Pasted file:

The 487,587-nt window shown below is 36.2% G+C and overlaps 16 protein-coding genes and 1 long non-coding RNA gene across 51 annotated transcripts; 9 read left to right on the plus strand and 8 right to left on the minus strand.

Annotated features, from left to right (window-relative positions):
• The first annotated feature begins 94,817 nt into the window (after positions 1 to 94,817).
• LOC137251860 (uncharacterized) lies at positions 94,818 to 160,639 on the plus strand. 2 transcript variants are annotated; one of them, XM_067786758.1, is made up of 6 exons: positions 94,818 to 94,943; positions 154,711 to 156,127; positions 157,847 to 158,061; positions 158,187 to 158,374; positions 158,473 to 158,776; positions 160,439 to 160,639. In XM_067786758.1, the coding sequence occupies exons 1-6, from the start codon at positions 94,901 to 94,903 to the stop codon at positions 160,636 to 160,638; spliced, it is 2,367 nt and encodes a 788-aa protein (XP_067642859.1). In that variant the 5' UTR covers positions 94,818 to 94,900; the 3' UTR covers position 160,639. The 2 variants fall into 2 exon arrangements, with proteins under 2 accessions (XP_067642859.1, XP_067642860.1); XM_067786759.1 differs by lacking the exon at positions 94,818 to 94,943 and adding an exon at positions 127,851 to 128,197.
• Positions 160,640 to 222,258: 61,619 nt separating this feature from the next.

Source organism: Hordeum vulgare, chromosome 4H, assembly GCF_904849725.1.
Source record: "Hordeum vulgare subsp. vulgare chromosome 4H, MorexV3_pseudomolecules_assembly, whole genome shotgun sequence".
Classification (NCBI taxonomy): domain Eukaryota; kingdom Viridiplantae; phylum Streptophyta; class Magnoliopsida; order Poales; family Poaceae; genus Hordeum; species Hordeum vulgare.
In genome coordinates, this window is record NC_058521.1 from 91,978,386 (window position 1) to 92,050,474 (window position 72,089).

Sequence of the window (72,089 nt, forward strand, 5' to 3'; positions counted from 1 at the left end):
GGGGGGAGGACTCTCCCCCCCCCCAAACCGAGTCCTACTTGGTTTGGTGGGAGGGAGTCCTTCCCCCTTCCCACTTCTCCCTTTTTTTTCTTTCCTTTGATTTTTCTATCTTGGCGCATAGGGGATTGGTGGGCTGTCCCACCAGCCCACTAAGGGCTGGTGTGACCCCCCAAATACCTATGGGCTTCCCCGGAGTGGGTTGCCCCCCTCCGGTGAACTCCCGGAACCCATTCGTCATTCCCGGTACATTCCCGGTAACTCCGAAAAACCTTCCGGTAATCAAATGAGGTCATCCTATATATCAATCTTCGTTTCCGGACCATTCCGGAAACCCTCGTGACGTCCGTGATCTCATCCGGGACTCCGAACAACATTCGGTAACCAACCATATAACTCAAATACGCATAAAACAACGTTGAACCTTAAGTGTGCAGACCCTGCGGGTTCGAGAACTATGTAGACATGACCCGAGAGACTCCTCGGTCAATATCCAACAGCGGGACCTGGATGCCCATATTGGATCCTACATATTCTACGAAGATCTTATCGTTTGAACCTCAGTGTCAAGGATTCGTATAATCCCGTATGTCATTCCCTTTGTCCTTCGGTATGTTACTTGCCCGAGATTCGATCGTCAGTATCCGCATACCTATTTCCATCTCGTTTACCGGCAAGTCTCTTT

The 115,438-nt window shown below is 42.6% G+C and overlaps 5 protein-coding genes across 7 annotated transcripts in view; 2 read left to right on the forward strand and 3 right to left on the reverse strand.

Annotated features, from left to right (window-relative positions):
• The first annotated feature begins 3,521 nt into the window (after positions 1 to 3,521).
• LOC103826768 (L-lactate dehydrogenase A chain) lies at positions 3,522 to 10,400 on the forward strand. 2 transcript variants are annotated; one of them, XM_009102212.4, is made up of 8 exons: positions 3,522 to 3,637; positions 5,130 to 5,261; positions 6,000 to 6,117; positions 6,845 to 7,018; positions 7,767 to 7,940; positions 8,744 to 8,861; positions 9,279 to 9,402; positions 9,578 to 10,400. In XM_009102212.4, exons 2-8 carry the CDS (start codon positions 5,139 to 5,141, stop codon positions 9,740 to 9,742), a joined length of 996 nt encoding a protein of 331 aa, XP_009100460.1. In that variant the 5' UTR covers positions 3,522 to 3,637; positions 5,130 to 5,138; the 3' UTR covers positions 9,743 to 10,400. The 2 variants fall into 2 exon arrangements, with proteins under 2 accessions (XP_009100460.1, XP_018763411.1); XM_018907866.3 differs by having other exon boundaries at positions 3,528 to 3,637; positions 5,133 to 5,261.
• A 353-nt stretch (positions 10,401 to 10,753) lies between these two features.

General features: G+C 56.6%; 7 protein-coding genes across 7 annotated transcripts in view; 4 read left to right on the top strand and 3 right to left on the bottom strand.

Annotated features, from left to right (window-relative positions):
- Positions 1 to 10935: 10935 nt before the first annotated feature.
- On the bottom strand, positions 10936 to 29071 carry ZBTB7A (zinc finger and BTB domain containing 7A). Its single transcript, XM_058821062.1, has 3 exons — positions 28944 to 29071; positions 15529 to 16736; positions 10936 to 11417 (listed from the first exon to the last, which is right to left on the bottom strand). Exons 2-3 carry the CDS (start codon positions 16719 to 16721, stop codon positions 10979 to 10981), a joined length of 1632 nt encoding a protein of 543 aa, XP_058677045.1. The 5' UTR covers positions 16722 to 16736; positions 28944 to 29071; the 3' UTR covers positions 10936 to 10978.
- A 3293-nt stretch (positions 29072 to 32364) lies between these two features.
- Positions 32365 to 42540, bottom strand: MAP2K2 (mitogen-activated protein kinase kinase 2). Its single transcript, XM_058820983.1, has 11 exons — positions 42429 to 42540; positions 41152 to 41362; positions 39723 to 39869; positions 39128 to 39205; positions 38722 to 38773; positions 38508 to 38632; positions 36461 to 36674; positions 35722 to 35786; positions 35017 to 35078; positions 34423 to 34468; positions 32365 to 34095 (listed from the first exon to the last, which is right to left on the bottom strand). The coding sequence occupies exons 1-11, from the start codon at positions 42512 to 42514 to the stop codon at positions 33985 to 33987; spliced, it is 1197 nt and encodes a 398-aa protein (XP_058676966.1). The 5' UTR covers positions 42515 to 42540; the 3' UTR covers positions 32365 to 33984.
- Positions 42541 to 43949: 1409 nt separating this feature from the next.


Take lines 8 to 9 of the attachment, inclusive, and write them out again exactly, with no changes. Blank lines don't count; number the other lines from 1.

Classification (NCBI taxonomy): domain Eukaryota; kingdom Viridiplantae; phylum Streptophyta; class Magnoliopsida; order Poales; family Poaceae; genus Hordeum; species Hordeum vulgare.
In genome coordinates, this window is record NC_058521.1 from 91,978,386 (window position 1) to 92,050,474 (window position 72,089).